Thursday, September 24, 2020

Urban Gravel

Is it possible to have a genuine gravel experience while riding in the city? This may seem a ridiculous question, but it’s one I set out to answer anyway this summer as a COVID-induced something-to-do project. Before you scoff at my premise, let me establish my terms.

By “genuine gravel experience” I mean that of 1) riding on roads that are primarily not pavement 2) where vehicle and pedestrian traffic is sporadic, if not scarce 3) where one experiences the peace and quiet of nature, away from heavy vehicle traffic 4) and where one occasionally feels the sense of adventure that comes with venturing into territory where bicycles rarely venture.

To be clear, I’m not talking about riding on gravel multi-use paths in the river valley or elsewhere. While many of those gravel paths do offer an experience in nature and, in some cases, a kind of adventure, they’re not roads and they tend to feature a steady stream of pedestrians (something you generally see only occasionally while gravel riding). So for the purposes of my experiment, they don’t count. No paths, no trails allowed.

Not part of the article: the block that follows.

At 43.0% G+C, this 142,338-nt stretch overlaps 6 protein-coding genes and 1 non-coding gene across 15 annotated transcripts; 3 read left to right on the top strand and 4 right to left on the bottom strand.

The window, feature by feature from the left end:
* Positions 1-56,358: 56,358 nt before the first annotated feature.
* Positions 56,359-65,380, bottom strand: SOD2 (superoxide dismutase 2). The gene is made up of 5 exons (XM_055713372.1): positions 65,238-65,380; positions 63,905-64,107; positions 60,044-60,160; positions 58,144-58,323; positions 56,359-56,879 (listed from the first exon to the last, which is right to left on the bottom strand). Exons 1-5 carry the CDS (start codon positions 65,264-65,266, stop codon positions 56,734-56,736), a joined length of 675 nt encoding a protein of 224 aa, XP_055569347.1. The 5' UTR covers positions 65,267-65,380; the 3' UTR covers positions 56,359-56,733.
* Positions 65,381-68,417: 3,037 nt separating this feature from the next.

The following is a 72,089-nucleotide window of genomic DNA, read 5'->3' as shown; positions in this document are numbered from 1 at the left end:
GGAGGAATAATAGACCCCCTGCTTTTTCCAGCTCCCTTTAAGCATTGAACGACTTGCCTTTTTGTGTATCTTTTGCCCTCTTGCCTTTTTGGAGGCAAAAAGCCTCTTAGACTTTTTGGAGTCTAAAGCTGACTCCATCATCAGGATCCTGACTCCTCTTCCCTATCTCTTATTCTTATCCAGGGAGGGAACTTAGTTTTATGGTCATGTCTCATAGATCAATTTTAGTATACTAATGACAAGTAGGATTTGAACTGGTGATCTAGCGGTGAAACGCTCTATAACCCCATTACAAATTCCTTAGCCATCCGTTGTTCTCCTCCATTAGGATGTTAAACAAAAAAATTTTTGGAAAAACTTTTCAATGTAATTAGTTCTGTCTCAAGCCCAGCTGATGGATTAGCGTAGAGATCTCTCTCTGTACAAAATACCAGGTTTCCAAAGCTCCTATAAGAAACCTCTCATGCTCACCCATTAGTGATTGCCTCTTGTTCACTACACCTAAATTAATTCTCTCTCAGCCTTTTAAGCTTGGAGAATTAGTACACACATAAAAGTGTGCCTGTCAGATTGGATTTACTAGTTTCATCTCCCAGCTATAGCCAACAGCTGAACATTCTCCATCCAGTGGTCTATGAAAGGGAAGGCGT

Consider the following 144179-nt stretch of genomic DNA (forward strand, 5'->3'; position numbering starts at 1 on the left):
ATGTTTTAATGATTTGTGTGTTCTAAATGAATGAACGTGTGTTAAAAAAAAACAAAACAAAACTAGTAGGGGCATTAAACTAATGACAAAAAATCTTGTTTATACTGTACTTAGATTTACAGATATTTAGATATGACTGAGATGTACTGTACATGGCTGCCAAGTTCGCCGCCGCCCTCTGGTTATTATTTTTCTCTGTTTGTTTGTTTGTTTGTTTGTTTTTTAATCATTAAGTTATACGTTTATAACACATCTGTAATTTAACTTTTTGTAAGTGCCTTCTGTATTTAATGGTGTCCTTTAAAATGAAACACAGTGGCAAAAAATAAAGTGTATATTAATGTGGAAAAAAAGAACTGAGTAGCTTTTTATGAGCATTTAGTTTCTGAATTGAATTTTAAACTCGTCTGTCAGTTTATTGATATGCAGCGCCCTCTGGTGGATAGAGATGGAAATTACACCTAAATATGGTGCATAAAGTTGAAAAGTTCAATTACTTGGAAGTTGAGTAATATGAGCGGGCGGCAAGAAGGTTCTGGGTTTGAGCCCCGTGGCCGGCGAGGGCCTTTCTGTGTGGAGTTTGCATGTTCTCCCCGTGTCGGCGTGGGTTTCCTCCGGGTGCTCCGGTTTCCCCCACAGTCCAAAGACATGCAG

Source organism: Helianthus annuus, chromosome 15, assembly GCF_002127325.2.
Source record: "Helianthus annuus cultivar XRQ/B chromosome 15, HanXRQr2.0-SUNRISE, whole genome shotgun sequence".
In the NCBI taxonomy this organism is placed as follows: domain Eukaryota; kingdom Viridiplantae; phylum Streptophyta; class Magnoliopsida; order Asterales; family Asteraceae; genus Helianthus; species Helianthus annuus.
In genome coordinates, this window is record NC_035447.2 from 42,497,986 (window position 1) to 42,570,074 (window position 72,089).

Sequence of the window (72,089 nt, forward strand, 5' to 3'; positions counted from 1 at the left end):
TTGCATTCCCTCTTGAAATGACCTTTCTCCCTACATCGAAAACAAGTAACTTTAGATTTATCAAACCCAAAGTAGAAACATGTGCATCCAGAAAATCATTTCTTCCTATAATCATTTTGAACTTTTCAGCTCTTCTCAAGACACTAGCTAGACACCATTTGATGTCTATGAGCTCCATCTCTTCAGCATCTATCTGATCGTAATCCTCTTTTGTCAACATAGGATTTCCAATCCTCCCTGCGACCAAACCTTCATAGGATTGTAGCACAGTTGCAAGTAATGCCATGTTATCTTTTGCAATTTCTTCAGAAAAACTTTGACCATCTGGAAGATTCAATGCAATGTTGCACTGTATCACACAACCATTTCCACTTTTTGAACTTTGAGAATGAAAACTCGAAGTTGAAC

Tuesday, August 18, 2020

Bruxelles Pussycats


Nuns and Pussycats and baseball. It sounds like the elevator pitch for a bad 70s cartoon. But for me, those are the key ingredients in the story of Bruxelles, Manitoba, my new favorite place for gravel riding.

My wife grew up in Morden, Manitoba, a small town south of Winnipeg. Baseball’s big in those parts. In fact, the Manitoba Baseball Hall of Fame, such as it is, resides in the Morden recreation complex. Every small--and I mean tiny--town in that part of the world used to have a soft ball team, often several, men’s and women’s, and if you didn’t play for one, you probably knew someone who did and even watched some games on warm summer nights.

For the last 25 years, I’ve visited Morden almost every summer, and during that time I’ve gone to my fair share of Manitoba ball games, and even played the odd pick up game myself. My wife and her sisters have lots of women’s softball stories about small town rivalries between the Morden Fighting Saints, Winkler Skylarks, and Altona Thresherwomen, but my favorite ones involve the legendary Bruxelles Pussycats.

Bruxelles (pronounced Brux-els), named, not surprisingly, after the much larger Belgian city which we know as Brussells, is located about 100 miles southwest of Winnipeg. It was founded in the 1890s by Belgian immigrants, and became known for its convent and school run by Ursuline nuns from the old country.